This morning we are looking at the cases of two Trump associates, both declared guilty of multiple crimes in two different courtrooms in two different states at around the same time yesterday afternoon. One was Trump's former campaign chairman, Paul Manafort. The other, who we're going to focus on now, is Michael Cohen. He served for years as Donald Trump's personal lawyer and self-described fixer. Yesterday in federal court in Manhattan, Cohen pleaded guilty to financial crimes and other offenses. And let's talk this through with NPR justice reporter Ryan Lucas. Hi, Ryan.

RYAN LUCAS, BYLINE: Good morning.

GREENE: OK. So what exactly did Cohen plead guilty to here?

LUCAS: To eight felony charges in all. There are five counts for tax evasion. Basically, Cohen carried out a scheme to evade taxes from the years 2012 to 2016, didn't report about 4 million in income, which allowed him to avoid about $1.4 million in taxes. There's one count of false statements to a bank. That's in connection with an application for a home equity line of credit. And then there are the two final charges, and these are for campaign finance violations. And these are significant because they tie back into Trump.

GREENE: OK. These are significant. They tie back to Trump. They're related to Cohen's role in payments made to two women for their silence about alleged affairs with the president. The women are not named in the court papers, but we are sure that it's Karen McDougal and Stormy Daniels, who we've heard about before, right?

LUCAS: That's right. The women weren't named yesterday. The facts, though, line up with the payments that were made to McDougal - she's the former Playboy playmate - and to Daniels, who is an adult film star. Now, the specific charges here are causing an unlawful corporate contribution and an excessive campaign contribution. But what that basically breaks down to is this, that Cohen played a role in getting the parent company of the National Enquirer tabloid to pay $150,000 for the rights to McDougal's story about her alleged affair with Trump.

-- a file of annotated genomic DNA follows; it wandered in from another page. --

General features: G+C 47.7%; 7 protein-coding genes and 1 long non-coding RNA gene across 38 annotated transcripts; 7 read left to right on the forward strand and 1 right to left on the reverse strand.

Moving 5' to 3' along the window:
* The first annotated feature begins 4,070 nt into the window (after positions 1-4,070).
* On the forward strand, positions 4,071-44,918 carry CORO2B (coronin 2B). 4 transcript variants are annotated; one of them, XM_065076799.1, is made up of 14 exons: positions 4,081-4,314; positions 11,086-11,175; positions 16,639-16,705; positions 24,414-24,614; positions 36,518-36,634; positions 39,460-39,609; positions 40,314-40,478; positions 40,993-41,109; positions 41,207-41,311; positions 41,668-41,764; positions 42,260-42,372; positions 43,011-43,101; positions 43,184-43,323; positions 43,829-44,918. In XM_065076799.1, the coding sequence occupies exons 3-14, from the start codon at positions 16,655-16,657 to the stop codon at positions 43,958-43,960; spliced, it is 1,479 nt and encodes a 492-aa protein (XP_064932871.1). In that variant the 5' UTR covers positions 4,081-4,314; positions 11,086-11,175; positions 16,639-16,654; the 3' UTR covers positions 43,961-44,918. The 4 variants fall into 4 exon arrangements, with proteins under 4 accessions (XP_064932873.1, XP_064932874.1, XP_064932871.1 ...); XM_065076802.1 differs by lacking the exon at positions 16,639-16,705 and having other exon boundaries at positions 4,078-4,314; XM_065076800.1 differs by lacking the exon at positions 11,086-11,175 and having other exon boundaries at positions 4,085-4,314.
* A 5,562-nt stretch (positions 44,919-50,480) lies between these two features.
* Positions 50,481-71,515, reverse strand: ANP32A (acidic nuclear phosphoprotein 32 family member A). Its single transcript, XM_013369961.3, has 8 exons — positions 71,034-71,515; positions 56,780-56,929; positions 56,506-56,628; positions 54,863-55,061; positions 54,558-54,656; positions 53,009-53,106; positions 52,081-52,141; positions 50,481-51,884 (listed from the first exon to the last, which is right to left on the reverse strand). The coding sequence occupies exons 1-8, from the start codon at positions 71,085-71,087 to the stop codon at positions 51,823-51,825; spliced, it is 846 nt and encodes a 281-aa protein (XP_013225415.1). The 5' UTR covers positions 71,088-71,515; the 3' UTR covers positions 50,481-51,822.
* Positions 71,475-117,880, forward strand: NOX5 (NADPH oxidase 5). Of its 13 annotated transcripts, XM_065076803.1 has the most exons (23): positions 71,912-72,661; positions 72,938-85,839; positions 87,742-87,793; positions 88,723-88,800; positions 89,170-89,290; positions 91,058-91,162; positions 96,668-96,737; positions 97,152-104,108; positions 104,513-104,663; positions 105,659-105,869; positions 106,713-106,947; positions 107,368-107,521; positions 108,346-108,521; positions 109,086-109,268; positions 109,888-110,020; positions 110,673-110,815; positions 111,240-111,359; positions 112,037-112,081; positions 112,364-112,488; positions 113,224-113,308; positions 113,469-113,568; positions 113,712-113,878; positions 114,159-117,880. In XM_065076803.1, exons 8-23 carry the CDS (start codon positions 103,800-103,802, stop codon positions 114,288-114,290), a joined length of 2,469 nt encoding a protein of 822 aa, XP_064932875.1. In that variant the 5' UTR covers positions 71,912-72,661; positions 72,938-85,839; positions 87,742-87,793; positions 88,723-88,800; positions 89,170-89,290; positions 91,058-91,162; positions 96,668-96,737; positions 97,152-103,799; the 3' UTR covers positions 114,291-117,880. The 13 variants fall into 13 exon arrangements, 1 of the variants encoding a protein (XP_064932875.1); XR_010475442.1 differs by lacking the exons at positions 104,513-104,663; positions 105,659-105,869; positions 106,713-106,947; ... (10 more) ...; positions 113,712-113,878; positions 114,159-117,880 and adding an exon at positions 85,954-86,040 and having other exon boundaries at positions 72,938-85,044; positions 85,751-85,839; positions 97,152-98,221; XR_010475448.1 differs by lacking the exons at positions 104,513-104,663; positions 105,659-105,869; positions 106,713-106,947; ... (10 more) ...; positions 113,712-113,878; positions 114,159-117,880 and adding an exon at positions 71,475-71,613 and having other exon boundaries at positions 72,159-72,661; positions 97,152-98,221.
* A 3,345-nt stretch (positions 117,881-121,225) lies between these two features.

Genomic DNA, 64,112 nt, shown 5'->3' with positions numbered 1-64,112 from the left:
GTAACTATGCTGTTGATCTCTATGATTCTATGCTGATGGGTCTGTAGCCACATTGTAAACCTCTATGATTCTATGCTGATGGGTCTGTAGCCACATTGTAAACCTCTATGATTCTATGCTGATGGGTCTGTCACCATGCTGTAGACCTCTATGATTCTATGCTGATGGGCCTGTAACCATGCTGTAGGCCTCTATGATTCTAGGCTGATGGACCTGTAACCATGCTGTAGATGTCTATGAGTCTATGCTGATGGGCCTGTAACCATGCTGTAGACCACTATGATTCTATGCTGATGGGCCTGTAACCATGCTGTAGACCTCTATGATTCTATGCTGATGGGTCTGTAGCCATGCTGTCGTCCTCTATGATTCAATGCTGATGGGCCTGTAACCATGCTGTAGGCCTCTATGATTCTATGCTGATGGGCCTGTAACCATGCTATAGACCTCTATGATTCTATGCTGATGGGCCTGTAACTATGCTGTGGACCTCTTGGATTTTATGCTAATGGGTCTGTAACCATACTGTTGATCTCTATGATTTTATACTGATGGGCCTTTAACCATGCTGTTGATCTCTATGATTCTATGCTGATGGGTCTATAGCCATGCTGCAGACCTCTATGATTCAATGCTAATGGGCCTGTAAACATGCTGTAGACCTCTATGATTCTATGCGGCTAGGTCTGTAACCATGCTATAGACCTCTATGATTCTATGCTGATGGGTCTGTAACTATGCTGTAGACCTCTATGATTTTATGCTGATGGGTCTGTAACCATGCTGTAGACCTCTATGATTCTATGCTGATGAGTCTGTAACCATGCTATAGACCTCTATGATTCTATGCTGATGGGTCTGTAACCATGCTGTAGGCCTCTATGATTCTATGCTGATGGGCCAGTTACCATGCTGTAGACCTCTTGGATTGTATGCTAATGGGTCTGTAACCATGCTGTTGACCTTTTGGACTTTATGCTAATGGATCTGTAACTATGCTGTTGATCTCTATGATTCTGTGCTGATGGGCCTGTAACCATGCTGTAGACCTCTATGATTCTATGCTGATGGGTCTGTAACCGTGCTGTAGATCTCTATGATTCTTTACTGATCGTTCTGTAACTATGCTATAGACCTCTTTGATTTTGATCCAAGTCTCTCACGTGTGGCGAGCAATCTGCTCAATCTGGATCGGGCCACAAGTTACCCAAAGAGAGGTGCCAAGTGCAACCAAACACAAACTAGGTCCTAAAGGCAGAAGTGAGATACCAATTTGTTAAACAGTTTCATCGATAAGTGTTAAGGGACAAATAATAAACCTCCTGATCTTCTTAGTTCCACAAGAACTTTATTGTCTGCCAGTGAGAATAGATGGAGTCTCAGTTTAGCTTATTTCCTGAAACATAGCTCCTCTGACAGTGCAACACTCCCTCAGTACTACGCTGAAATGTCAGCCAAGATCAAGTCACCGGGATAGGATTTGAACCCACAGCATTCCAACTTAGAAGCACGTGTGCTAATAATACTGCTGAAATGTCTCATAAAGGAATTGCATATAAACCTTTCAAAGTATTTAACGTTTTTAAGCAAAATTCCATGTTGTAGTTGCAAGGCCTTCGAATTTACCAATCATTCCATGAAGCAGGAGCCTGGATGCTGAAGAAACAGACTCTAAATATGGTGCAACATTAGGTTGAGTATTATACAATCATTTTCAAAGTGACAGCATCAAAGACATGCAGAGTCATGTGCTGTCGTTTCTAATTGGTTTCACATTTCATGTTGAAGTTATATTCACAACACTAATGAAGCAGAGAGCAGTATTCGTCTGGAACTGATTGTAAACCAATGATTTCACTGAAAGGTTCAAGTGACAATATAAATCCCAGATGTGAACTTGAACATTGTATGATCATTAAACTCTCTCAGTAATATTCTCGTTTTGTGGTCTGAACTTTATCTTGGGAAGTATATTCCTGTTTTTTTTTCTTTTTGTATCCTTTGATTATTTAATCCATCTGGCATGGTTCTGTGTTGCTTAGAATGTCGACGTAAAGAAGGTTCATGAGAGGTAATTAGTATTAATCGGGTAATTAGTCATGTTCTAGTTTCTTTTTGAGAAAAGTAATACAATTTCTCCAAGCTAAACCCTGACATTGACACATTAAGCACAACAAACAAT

And then with Daniels, Cohen paid $130,000 himself with a shell company - through a shell company. Now, both payments happened in the run-up to the 2016 election. Court papers make clear that these payments were made to kill the stories and, quote, "influence the election." And at his court hearing yesterday in New York, Cohen said that he made those payments in coordination and at the direction of the candidate. That, of course, is Donald Trump.

GREENE: Which leads to the big question that we're asking now. Could Trump be in legal trouble himself now?

LUCAS: Well, Cohen's lawyer, Lanny Davis, is certainly suggesting as much. He asked rhetorically yesterday, if those payments were a crime for Cohen, why wouldn't they be a crime for Trump as well? Now, we're hearing a different tune, of course, from Trump's attorney, Rudy Giuliani. Giuliani says there's no allegation of wrongdoing by the president in the Cohen charges. And as he has in the past, Giuliani is also going after Cohen's credibility, saying that there's been a pattern of lies and dishonesty from Cohen.

Now, what the lawyers are saying, let's set that aside. It is significant that Cohen implicated Trump. That is a big deal. Right now, we only have Cohen's word. Former prosecutors say that there would need to be other evidence to corroborate this. We would need to know how involved Trump was, how much he knew and so on. And as for immediate legal trouble, remember, the Justice Department has current guidance that says, basically, that a sitting president cannot be indicted. So that insulates Trump for now from direct legal peril.

GREENE: Is Cohen going to cooperate with prosecutors here?

LUCAS: There's nothing in his plea agreement that talks about cooperation, but that doesn't mean that he couldn't cooperate in the future. And that includes, of course, cooperation potentially with special counsel Robert Mueller.

GREENE: NPR justice correspondent Ryan Lucas. Ryan, thanks for all of this.

LUCAS: Thank you. Transcript provided by NPR, Copyright NPR.